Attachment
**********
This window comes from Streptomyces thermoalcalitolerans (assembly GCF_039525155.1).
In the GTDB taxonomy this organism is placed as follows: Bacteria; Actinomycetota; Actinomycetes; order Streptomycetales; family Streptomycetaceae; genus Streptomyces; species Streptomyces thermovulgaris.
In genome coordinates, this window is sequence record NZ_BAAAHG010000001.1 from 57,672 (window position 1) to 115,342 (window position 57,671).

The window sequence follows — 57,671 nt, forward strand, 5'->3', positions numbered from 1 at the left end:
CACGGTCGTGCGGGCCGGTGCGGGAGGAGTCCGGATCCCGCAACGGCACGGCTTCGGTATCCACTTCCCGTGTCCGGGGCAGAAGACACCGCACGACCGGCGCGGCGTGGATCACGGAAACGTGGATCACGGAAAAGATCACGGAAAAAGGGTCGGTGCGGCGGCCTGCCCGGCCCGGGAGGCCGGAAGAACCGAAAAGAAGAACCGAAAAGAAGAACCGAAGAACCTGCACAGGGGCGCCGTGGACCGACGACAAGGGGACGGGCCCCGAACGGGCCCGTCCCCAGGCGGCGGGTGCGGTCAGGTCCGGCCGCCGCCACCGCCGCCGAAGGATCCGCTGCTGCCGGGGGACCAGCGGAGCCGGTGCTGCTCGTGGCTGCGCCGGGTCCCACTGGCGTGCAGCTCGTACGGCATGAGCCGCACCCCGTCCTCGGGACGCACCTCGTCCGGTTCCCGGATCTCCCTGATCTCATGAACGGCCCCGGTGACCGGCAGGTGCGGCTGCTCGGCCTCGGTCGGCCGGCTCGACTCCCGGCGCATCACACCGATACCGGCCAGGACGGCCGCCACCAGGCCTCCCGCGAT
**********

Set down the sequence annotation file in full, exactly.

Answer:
This window comes from Streptomyces thermoalcalitolerans (assembly GCF_039525155.1).
In the GTDB taxonomy this organism is placed as follows: Bacteria; Actinomycetota; Actinomycetes; order Streptomycetales; family Streptomycetaceae; genus Streptomyces; species Streptomyces thermovulgaris.
In genome coordinates, this window is sequence record NZ_BAAAHG010000001.1 from 57,672 (window position 1) to 115,342 (window position 57,671).

The window sequence follows — 57,671 nt, forward strand, 5'->3', positions numbered from 1 at the left end:
CACGGTCGTGCGGGCCGGTGCGGGAGGAGTCCGGATCCCGCAACGGCACGGCTTCGGTATCCACTTCCCGTGTCCGGGGCAGAAGACACCGCACGACCGGCGCGGCGTGGATCACGGAAACGTGGATCACGGAAAAGATCACGGAAAAAGGGTCGGTGCGGCGGCCTGCCCGGCCCGGGAGGCCGGAAGAACCGAAAAGAAGAACCGAAAAGAAGAACCGAAGAACCTGCACAGGGGCGCCGTGGACCGACGACAAGGGGACGGGCCCCGAACGGGCCCGTCCCCAGGCGGCGGGTGCGGTCAGGTCCGGCCGCCGCCACCGCCGCCGAAGGATCCGCTGCTGCCGGGGGACCAGCGGAGCCGGTGCTGCTCGTGGCTGCGCCGGGTCCCACTGGCGTGCAGCTCGTACGGCATGAGCCGCACCCCGTCCTCGGGACGCACCTCGTCCGGTTCCCGGATCTCCCTGATCTCATGAACGGCCCCGGTGACCGGCAGGTGCGGCTGCTCGGCCTCGGTCGGCCGGCTCGACTCCCGGCGCATCACACCGATACCGGCCAGGACGGCCGCCACCAGGCCTCCCGCGAT